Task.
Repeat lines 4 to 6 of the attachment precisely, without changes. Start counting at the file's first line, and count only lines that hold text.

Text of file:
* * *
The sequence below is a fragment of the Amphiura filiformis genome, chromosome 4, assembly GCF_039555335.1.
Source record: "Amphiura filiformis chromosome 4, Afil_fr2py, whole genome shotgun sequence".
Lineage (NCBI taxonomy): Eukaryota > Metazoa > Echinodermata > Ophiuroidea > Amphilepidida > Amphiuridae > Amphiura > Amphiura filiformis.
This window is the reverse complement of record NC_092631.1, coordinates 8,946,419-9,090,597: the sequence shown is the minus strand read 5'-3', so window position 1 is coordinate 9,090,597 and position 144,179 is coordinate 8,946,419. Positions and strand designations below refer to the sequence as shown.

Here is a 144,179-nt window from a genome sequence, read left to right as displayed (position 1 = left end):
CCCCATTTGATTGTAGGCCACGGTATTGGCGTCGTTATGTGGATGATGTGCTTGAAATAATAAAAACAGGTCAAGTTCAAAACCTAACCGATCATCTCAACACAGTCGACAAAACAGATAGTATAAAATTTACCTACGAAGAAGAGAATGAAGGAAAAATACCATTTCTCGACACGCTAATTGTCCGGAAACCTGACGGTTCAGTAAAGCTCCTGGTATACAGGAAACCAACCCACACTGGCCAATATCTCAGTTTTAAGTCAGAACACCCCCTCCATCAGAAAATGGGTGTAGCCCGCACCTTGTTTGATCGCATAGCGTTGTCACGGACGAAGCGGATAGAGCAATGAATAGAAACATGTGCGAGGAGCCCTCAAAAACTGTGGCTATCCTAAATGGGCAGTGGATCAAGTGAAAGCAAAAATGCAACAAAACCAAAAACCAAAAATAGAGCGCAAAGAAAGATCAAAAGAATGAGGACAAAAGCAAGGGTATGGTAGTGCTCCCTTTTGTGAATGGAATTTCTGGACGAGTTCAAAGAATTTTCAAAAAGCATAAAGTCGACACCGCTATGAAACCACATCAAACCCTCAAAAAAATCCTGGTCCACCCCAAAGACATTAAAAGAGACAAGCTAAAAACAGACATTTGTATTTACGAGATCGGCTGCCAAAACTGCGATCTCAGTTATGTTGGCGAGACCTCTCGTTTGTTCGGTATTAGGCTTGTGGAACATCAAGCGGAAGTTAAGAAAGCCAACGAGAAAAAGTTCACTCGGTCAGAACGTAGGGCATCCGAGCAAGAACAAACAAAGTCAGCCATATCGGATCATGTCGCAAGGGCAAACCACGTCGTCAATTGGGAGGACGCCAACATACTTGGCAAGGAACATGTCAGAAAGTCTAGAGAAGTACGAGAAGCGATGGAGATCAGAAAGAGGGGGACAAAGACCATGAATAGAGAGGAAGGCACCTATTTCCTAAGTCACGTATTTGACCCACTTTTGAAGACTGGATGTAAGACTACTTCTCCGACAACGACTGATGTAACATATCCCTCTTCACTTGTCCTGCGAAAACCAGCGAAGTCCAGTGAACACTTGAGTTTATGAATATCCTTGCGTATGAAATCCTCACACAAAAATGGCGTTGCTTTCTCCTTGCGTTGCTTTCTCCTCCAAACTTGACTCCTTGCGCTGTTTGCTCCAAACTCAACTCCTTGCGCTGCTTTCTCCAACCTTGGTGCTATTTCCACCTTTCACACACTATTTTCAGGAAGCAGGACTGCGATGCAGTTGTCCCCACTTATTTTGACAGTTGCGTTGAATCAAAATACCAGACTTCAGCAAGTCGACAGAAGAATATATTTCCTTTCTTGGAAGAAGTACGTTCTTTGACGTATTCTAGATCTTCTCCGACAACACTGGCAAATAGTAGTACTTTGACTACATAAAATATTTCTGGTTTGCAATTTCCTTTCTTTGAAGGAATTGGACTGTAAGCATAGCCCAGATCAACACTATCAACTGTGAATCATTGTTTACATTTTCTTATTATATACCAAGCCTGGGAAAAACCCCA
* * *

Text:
This window is the reverse complement of record NC_092631.1, coordinates 8,946,419-9,090,597: the sequence shown is the minus strand read 5'-3', so window position 1 is coordinate 9,090,597 and position 144,179 is coordinate 8,946,419. Positions and strand designations below refer to the sequence as shown.

Here is a 144,179-nt window from a genome sequence, read left to right as displayed (position 1 = left end):
CCCCATTTGATTGTAGGCCACGGTATTGGCGTCGTTATGTGGATGATGTGCTTGAAATAATAAAAACAGGTCAAGTTCAAAACCTAACCGATCATCTCAACACAGTCGACAAAACAGATAGTATAAAATTTACCTACGAAGAAGAGAATGAAGGAAAAATACCATTTCTCGACACGCTAATTGTCCGGAAACCTGACGGTTCAGTAAAGCTCCTGGTATACAGGAAACCAACCCACACTGGCCAATATCTCAGTTTTAAGTCAGAACACCCCCTCCATCAGAAAATGGGTGTAGCCCGCACCTTGTTTGATCGCATAGCGTTGTCACGGACGAAGCGGATAGAGCAATGAATAGAAACATGTGCGAGGAGCCCTCAAAAACTGTGGCTATCCTAAATGGGCAGTGGATCAAGTGAAAGCAAAAATGCAACAAAACCAAAAACCAAAAATAGAGCGCAAAGAAAGATCAAAAGAATGAGGACAAAAGCAAGGGTATGGTAGTGCTCCCTTTTGTGAATGGAATTTCTGGACGAGTTCAAAGAATTTTCAAAAAGCATAAAGTCGACACCGCTATGAAACCACATCAAACCCTCAAAAAAATCCTGGTCCACCCCAAAGACATTAAAAGAGACAAGCTAAAAACAGACATTTGTATTTACGAGATCGGCTGCCAAAACTGCGATCTCAGTTATGTTGGCGAGACCTCTCGTTTGTTCGGTATTAGGCTTGTGGAACATCAAGCGGAAGTTAAGAAAGCCAACGAGAAAAAGTTCACTCGGTCAGAACGTAGGGCATCCGAGCAAGAACAAACAAAGTCAGCCATATCGGATCATGTCGCAAGGGCAAACCACGTCGTCAATTGGGAGGACGCCAACATACTTGGCAAGGAACATGTCAGAAAGTCTAGAGAAGTACGAGAAGCGATGGAGATCAGAAAGAGGGGGACAAAGACCATGAATAGAGAGGAAGGCACCTATTTCCTAAGTCACGTATTTGACCCACTTTTGAAGACTGGATGTAAGACTACTTCTCCGACAACGACTGATGTAACATATCCCTCTTCACTTGTCCTGCGAAAACCAGCGAAGTCCAGTGAACACTTGAGTTTATGAATATCCTTGCGTATGAAATCCTCACACAAAAATGGCGTTGCTTTCTCCTTGCGTTGCTTTCTCCTCCAAACTTGACTCCTTGCGCTGTTTGCTCCAAACTCAACTCCTTGCGCTGCTTTCTCCAACCTTGGTGCTATTTCCACCTTTCACACACTATTTTCAGGAAGCAGGACTGCGATGCAGTTGTCCCCACTTATTTTGACAGTTGCGTTGAATCAAAATACCAGACTTCAGCAAGTCGACAGAAGAATATATTTCCTTTCTTGGAAGAAGTACGTTCTTTGACGTATTCTAGATCTTCTCCGACAACACTGGCAAATAGTAGTACTTTGACTACATAAAATATTTCTGGTTTGCAATTTCCTTTCTTTGAAGGAATTGGACTGTAAGCATAGCCCAGATCAACACTATCAACTGTGAATCATTGTTTACATTTTCTTATTATATACCAAGCCTGGGAAAAACCCCA